Optional extras:Saint Pierre (John Dory), bauroie/ lotte (monkfish), langouste (crayfish) and cigale de mer, which is not one of those "land" cigales or cicadas which squawk in trees all summer long, but a lobster-like crustacean.
First is the broth, accompanied by croutons, which you rub with a clove of whole garlic and spread with rouille, a bright orange mayonnaise flavoured with saffron, cayenne and more garlic (rouille means, literally, "rust").
Where to Learn How to Cook Bouillabaisse
One of the original Charter signatories, the Miramar is closely identified with bouillabaisse - in fact the Miramar Restaurant's website is www.bouillabaisse.com.
The somewhat stuffy Miramar is convenient if you want to stay on the Old Port.
North of the Old Port, overlooking the Catalans beach is another bouillabaisse institution, Chez Michel, a venerable fish restaurant dating back to 1946 which won, lost and then recently won back a Michelin star.
However, if you're prepared to take a short taxi or bus ride along the Corniche, the one restaurant consistently recommended by Marseillais is Chez Fonfon in the beautiful Vallon des Auffes (pictured), where the cuisine is fully equalled by the view.
Some Marseillais even swear that the best bouillabaisse in the area is to be eaten in Cassis, at Chez Gilbert (also a signatory of the Bouillabaisse Charter), 19 quai des Baux, 13260 Cassis. Tel (+33) 4 42 01 71 36. Here too, the location is lovely: right on the Cassis harbourfront.
Advance reservation is essential for all these restaurants.
And, if quantity rather than quality is your thing, make a note in your diary now: on the last Sunday in June, every second year (on even years), a giant bouillabaisse for 2,500 people is cooked up in Sanary sur Mer to mark the feast day of Saint Peter, the patron saint of fishermen.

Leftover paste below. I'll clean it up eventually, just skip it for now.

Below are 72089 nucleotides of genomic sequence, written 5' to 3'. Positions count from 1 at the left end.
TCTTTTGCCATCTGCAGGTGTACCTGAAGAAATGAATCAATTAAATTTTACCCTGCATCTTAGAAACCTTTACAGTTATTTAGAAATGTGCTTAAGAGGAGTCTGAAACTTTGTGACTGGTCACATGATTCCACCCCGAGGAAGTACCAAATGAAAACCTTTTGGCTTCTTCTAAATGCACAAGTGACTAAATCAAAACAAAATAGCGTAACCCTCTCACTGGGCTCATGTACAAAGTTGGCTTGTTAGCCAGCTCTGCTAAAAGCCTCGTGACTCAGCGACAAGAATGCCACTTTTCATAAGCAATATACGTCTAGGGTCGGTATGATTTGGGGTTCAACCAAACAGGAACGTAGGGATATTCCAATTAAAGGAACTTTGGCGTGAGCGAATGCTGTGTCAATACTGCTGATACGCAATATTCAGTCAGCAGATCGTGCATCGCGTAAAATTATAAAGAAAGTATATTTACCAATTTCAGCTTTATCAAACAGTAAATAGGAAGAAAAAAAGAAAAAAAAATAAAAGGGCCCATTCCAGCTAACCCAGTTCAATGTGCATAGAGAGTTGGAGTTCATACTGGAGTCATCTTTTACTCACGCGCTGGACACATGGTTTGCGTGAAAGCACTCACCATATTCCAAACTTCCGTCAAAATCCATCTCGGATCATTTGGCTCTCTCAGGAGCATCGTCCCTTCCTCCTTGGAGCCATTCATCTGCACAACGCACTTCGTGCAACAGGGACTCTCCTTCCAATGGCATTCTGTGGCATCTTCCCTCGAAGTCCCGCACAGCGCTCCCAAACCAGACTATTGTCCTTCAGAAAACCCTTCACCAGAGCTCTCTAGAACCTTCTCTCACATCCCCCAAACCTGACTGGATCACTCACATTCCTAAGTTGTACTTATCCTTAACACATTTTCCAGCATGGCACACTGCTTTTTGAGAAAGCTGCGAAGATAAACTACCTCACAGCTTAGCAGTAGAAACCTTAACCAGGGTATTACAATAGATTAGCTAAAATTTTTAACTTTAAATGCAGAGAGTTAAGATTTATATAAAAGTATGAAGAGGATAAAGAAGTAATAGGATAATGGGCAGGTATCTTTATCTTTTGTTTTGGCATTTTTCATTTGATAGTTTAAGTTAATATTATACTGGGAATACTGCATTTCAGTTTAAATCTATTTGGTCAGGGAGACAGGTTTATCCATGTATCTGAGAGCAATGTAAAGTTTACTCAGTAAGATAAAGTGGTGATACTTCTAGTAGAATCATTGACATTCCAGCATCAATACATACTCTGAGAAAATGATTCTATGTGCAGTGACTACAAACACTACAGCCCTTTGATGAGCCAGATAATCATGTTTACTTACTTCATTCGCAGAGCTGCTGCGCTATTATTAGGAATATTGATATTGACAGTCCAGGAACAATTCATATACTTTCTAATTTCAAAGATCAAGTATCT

Over the last few years, some of Marseille's top chefs have risen to the challenge of bouillabaisse and come up with some strange and surprising solutions.
Lévy developed the Bouille-A-Baisse at his first Marseille restaurant, Une Table, au Sud, and now serves it at the InterContinental Hôtel Dieu, where he became head chef in 2013 (Une Table, au Sud continues to offer a more traditional bouillabaisse).
Le petit Nice, Marseille's only three-star Michelin restaurant, is perched right on the rocky seafront along the Corniche JF Kennedy. Its chef, Gérald Passédat, is constantly revising and revamping his version of bouillabaisse.
And yet another variant is proposed by Raymond Blanc, a Michelin-starred French chef based in Britain. On his 2012 BBC2 television show The Very Hungry Frenchman, Blanc demonstrated his recipe for a bouillabaisse terrine, which is also sometimes on the menu at his Oxford restaurant, Le Manoir aux Quat' Saisons.
The British author William Makepeace Thackeray, best known for his satirical novel Vanity Fair, lived for a while in Paris, where he became a huge fan of bouillabaisse - so much so that he wrote a delightful 11-stanza poem in its honour, The Ballad of Bouillabaisse. Here are the first two verses:
A Street there is in Paris famous,